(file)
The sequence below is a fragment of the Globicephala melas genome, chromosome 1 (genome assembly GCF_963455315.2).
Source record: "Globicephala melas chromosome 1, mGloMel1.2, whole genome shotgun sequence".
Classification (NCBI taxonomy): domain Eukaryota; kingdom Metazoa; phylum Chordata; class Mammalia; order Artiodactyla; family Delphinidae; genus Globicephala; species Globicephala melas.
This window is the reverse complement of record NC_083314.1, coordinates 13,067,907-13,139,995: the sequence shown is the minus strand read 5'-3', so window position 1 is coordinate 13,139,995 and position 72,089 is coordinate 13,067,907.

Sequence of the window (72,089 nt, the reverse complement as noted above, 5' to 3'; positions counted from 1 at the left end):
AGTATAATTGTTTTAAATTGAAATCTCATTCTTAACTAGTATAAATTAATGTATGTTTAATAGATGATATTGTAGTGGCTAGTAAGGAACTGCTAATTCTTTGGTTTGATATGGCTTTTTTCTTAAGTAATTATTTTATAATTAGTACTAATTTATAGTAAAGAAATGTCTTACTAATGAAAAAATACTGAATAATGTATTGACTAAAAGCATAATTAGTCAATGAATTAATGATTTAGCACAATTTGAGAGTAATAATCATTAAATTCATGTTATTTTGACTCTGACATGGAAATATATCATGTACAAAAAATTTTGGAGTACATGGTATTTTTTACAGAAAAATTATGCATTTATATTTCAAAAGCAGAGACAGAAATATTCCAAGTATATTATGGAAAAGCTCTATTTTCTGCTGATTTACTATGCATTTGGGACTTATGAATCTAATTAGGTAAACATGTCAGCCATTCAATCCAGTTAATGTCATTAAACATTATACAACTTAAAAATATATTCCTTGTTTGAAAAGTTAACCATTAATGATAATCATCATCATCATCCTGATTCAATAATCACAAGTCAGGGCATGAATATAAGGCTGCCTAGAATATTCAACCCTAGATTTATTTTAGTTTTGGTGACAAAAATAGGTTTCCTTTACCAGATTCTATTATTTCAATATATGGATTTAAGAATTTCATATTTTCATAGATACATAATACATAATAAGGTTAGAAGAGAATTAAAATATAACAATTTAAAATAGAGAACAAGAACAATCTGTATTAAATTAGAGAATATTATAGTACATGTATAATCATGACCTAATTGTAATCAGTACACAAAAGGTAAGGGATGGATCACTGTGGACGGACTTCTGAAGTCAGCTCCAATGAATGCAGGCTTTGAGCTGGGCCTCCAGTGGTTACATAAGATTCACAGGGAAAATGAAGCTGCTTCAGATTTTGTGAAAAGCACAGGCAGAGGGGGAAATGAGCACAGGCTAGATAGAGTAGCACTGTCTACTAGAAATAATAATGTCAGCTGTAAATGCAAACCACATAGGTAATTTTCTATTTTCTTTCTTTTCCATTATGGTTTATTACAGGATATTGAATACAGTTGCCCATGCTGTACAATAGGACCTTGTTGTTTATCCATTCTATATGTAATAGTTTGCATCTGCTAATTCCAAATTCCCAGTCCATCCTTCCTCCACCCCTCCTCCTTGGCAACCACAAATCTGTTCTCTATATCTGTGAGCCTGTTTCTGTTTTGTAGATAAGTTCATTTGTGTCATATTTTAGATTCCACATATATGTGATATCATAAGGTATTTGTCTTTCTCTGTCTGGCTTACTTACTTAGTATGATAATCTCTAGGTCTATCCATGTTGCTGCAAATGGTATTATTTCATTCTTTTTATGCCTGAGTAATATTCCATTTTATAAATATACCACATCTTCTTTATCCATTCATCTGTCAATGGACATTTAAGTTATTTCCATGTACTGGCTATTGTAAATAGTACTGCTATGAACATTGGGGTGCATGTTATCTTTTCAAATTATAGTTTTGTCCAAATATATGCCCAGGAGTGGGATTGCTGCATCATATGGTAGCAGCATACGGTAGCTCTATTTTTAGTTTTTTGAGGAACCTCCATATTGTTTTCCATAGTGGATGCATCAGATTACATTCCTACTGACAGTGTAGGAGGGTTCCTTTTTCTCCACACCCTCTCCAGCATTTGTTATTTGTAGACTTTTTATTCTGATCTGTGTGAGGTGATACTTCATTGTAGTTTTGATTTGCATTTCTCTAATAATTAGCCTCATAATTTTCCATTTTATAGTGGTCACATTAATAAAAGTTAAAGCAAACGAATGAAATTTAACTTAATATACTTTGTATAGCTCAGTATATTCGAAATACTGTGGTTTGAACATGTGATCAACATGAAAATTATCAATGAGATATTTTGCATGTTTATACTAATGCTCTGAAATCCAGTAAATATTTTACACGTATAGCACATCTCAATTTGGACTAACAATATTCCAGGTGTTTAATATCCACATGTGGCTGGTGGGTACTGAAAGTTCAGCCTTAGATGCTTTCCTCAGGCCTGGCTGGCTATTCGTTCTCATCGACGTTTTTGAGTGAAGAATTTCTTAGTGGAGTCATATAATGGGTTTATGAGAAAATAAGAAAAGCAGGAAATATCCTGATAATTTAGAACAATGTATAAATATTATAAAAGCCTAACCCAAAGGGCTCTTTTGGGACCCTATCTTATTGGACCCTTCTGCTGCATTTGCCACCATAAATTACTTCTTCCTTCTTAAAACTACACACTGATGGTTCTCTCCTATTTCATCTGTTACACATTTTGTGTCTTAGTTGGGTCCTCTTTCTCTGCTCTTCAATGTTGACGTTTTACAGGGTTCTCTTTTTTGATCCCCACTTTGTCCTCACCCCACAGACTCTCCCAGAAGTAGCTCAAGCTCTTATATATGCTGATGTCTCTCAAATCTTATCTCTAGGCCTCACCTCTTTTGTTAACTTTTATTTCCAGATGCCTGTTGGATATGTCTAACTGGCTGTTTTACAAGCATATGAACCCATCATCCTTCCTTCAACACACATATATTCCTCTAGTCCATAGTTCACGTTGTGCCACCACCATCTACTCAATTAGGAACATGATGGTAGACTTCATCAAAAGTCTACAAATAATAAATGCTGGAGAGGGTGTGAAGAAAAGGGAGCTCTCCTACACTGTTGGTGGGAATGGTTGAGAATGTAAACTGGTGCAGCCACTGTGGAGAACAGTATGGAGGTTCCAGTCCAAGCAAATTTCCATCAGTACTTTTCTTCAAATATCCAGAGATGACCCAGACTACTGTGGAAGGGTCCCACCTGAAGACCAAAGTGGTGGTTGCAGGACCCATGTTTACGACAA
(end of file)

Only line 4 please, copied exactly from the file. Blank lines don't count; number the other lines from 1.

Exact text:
This window is the reverse complement of record NC_083314.1, coordinates 13,067,907-13,139,995: the sequence shown is the minus strand read 5'-3', so window position 1 is coordinate 13,139,995 and position 72,089 is coordinate 13,067,907.